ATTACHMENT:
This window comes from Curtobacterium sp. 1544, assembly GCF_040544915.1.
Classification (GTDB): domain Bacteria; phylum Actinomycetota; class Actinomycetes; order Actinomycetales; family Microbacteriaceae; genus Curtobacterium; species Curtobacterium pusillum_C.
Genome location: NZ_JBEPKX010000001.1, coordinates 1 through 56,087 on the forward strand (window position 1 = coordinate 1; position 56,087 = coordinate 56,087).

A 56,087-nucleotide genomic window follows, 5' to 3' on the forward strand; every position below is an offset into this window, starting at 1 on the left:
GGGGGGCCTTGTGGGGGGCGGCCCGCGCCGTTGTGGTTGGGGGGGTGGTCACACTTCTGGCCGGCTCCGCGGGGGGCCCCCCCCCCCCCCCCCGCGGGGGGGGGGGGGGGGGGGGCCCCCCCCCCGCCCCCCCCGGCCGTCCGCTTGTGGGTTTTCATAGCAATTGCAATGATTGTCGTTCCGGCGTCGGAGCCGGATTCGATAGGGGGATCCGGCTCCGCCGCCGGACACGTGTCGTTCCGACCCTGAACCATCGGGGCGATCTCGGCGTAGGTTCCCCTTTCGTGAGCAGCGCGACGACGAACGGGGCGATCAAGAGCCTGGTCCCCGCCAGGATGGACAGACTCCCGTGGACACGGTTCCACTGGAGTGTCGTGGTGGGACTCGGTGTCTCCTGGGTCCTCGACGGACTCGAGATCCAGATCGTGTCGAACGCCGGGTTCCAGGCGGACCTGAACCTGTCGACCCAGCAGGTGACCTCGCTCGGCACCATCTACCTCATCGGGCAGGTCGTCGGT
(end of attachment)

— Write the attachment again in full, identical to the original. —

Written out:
This window comes from Curtobacterium sp. 1544, assembly GCF_040544915.1.
Classification (GTDB): domain Bacteria; phylum Actinomycetota; class Actinomycetes; order Actinomycetales; family Microbacteriaceae; genus Curtobacterium; species Curtobacterium pusillum_C.
Genome location: NZ_JBEPKX010000001.1, coordinates 1 through 56,087 on the forward strand (window position 1 = coordinate 1; position 56,087 = coordinate 56,087).

A 56,087-nucleotide genomic window follows, 5' to 3' on the forward strand; every position below is an offset into this window, starting at 1 on the left:
GGGGGGCCTTGTGGGGGGCGGCCCGCGCCGTTGTGGTTGGGGGGGTGGTCACACTTCTGGCCGGCTCCGCGGGGGGCCCCCCCCCCCCCCCCCGCGGGGGGGGGGGGGGGGGGGGCCCCCCCCCCGCCCCCCCCGGCCGTCCGCTTGTGGGTTTTCATAGCAATTGCAATGATTGTCGTTCCGGCGTCGGAGCCGGATTCGATAGGGGGATCCGGCTCCGCCGCCGGACACGTGTCGTTCCGACCCTGAACCATCGGGGCGATCTCGGCGTAGGTTCCCCTTTCGTGAGCAGCGCGACGACGAACGGGGCGATCAAGAGCCTGGTCCCCGCCAGGATGGACAGACTCCCGTGGACACGGTTCCACTGGAGTGTCGTGGTGGGACTCGGTGTCTCCTGGGTCCTCGACGGACTCGAGATCCAGATCGTGTCGAACGCCGGGTTCCAGGCGGACCTGAACCTGTCGACCCAGCAGGTGACCTCGCTCGGCACCATCTACCTCATCGGGCAGGTCGTCGGT